Java Pacific Film (alternatively, Java Pasific Film) was a short-lived film production company that helped make significant contributions to Indonesian cinema in the 1930s.

Background edit

During 1934 and early 1935, all feature films released in the Dutch East Indies had been directed by The Teng Chun, based on Chinese mythology or martial arts, and targeted at low-class audiences, generally ethnic Chinese.[1] This situation was created by the Great Depression, which had led to the Dutch East Indies government collecting higher taxes, advertisers asking for more money, and cinemas selling tickets at lower prices; this ensured that there was a very low profit margin for local films. During this period cinemas in the country mainly showed Hollywood productions.[2]

History edit

Java Pacific Film was founded in 1934 in Bandoeng,[3] in what was then the Dutch East Indies, by Dutch-Indonesian journalist Albert Balink working with the Wong brothers. Balink, who intended to target high-class audiences, had found financial support for the new company, took control, while the Wongs brought a studio and film equipment to the endeavour. The studio, an old tapioca flour factory, featured simple film editing equipment, several buildings to serve as living quarters for the employees, and a veranda surrounded by trees used for editing.[4] The smokestack had the company's initials, JPF, in large letters.[4] Their first production was a documentary about Mount Merapi, entitled De Merapi Dreight (Mount Merapi Looms), in 1934.[5]

Dutch filmmaker Mannus Franken was brought to the country in 1934 to help make the movie Pareh between 1934 and 1936.[6] Franken had previously had success with documentary filmmaking in the Netherlands.[7] The production cost 75,000 gulden, with its star Rd. Mochtar receiving 250 gulden monthly.[8] A commercial flop which bankrupted the producers and company,[9] Pareh is credited with shifting the focus of Indonesian cinema from Chinese productions and subject matter to a more local industry. The film is also praised for its cinematic quality.[10] and its audio.[11][12]

Successor edit

Balink collected funds from numerous sponsors and established the Dutch Indies Film Syndicate (Algemeen Nederlandsch Indisch Filmsyndicaat, or ANIF) in late 1936.[13] This government-owned[14] company involved all major figures from JPF.[15] Working mostly on newsreels and documentaries,[13] in 1937 it produced the commercial success Terang Boelan.[16] In 1938 it released Franken's documentary Tanah Sabrang and in 1940 closed.[17]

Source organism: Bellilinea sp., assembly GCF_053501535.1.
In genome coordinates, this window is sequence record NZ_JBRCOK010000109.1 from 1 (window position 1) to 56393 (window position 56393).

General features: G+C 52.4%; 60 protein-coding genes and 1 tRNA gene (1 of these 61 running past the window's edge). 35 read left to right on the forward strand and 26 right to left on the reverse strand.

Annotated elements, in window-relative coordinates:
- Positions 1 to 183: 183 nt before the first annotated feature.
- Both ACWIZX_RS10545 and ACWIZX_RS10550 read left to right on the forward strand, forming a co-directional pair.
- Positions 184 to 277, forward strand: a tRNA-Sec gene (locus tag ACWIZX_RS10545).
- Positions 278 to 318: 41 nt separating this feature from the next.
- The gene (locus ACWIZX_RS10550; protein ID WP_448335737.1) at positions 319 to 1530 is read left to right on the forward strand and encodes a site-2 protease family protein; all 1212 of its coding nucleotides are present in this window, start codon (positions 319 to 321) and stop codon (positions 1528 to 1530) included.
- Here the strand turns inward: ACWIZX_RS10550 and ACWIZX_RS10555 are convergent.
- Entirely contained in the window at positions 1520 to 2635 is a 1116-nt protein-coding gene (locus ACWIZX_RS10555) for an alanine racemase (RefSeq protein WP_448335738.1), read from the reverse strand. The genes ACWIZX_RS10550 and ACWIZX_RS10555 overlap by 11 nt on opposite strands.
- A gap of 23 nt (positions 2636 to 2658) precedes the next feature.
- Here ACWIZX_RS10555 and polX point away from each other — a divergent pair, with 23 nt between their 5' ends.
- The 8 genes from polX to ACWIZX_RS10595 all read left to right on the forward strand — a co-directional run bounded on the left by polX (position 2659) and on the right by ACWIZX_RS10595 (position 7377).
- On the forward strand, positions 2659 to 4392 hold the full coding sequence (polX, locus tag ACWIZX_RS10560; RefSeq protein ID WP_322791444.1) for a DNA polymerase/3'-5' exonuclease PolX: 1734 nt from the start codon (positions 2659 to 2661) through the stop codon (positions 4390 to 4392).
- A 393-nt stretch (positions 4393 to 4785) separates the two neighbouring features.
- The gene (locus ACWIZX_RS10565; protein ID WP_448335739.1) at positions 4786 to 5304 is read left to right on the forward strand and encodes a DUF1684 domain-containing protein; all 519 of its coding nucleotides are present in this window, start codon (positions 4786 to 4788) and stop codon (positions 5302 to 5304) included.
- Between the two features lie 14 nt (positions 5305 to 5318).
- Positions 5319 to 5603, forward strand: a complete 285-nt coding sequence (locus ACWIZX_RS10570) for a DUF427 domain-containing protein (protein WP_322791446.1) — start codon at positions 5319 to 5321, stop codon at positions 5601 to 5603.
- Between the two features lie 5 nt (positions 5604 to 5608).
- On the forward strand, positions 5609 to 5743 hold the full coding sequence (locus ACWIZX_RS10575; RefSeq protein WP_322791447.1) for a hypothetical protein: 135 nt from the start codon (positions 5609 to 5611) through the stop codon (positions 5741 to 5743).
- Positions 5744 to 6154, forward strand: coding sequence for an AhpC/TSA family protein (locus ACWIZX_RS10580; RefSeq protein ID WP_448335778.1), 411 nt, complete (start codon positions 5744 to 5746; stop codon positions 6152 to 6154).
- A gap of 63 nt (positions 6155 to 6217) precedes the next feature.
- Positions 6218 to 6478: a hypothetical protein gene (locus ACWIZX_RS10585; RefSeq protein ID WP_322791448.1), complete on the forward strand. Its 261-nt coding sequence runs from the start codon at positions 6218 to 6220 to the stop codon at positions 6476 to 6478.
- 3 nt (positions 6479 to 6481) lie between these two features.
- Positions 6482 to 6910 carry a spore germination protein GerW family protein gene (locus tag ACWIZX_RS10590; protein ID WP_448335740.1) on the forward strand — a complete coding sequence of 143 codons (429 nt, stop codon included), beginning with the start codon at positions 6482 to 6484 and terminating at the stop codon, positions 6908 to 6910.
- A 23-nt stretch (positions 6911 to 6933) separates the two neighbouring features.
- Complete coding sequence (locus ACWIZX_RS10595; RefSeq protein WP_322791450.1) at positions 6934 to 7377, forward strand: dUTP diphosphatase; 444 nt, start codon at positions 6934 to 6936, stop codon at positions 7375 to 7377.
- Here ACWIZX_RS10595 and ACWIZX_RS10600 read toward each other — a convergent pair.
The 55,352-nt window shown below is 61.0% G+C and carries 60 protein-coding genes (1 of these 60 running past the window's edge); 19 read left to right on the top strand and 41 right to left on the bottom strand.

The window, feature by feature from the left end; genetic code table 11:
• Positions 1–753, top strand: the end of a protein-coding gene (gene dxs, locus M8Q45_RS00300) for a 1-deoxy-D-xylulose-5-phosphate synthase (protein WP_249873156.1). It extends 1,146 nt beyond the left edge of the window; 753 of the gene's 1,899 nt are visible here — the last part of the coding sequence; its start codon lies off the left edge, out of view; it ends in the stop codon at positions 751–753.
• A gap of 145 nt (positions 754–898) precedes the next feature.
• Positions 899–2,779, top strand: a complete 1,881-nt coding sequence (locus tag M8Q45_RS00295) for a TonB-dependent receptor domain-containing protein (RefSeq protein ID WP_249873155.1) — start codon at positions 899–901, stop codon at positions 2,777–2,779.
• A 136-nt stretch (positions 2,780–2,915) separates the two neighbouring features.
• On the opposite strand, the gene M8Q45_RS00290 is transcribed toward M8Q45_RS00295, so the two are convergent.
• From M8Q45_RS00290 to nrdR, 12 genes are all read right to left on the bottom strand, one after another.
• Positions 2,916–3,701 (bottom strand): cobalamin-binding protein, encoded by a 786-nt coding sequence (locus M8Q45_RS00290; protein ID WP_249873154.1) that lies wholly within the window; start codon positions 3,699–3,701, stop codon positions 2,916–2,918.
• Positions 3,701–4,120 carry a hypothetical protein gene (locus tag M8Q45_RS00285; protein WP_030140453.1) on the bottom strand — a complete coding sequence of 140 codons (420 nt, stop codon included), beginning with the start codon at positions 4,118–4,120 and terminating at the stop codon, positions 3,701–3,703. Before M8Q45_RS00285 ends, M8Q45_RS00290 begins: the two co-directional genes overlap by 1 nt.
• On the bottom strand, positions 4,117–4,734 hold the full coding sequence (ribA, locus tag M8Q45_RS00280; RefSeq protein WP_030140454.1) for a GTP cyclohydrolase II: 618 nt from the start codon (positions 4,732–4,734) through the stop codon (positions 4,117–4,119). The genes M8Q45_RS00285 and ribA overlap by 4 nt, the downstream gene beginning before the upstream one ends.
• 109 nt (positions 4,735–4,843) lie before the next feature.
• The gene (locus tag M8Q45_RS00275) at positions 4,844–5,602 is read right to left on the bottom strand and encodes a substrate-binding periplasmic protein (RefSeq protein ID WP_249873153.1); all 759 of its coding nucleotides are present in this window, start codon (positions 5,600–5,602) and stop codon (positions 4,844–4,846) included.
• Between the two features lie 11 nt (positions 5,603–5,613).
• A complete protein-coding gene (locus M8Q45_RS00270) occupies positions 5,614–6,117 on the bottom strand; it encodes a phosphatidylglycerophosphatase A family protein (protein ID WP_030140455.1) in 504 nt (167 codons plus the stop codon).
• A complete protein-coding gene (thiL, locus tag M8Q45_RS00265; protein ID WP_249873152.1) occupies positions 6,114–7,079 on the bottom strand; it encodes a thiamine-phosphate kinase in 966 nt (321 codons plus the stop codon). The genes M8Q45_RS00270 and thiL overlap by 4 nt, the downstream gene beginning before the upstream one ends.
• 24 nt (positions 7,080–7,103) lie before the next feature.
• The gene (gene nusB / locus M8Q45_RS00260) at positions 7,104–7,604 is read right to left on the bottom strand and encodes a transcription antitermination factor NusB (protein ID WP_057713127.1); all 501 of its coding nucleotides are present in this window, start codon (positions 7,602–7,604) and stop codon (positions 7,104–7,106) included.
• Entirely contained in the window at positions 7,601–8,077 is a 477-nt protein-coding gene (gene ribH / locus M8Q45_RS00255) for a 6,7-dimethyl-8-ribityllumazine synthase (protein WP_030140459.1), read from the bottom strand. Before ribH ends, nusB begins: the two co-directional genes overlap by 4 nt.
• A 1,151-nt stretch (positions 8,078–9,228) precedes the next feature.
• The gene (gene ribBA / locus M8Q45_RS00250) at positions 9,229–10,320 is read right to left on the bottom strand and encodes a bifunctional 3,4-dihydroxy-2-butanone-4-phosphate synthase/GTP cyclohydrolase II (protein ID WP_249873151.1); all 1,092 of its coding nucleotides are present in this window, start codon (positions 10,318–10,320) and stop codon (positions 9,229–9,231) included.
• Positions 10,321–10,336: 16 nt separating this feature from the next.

References edit

  1. ^ Biran 2009, pp. 380–381.
  2. ^ Biran 2009, p. 145.
  3. ^ "Java Pacific Film bij Film in Nederland". EYE Film Institute Netherlands. Retrieved 24 July 2012.[permanent dead link]
  4. ^ a b Biran 2009, p. 156.
  5. ^ Biran 2009, p. 165.
  6. ^ Roberts, Martin (2000). "Indonesia: The Movie". In Hjort Mette (ed.). Cinema and Nation. Scott MacKenzie. Psychology Press. pp. 162–76. ISBN 9780415208635. Retrieved 23 July 2012.
  7. ^ Biran 2009, p. 159.
  8. ^ Biran 2009, p. 162.
  9. ^ Biran 2009, pp. 161–62.
  10. ^ Gray, Gordon (2010). Cinema: A Visual Anthropology. Oxford: Berg. ISBN 978-1-84520-793-9.
  11. ^ "Pareh, een rijstlied van Java". Amsterdam: EYE Film Institute Netherlands. 20 October 2011. Archived from the original on 23 January 2018. Retrieved 23 July 2012.
  12. ^ Prayogo, Wisnu Agung (2009). "Sekilas Perkembangan Perfilman di Indonesia" [An Overview of the Development of Film in Indonesia]. Kebijakan Pemerintahan Orde Baru Terhadap Perfilman Indonesia Tahun 1966–1980 [New Order Policy Towards Indonesian Films (1966–1980)] (Bachelour's of History Thesis) (in Indonesian). University of Indonesia.
  13. ^ a b Biran 2009, pp. 165–166.
  14. ^ Sen, Krishna; Hill, David T. (2006). Media, Culture and Politics in Indonesia. Equinox. p. 138. ISBN 9789793780429. Retrieved 24 July 2012.
  15. ^ Biran 2009, pp. 167–168.
  16. ^ Slobin, Mark (2008). Global Soundtracks: Worlds of Film Music. Wesleyan UP. p. 217. ISBN 9780819568823. Retrieved 24 July 2012.
  17. ^ "Algemeen Nederlandsch Indisch Filmsyndicaat (ANIF)". Jakarta City Government (in Indonesian). Jakarta City Government. Archived from the original on 24 June 2012. Retrieved 25 July 2012.

Bibliography edit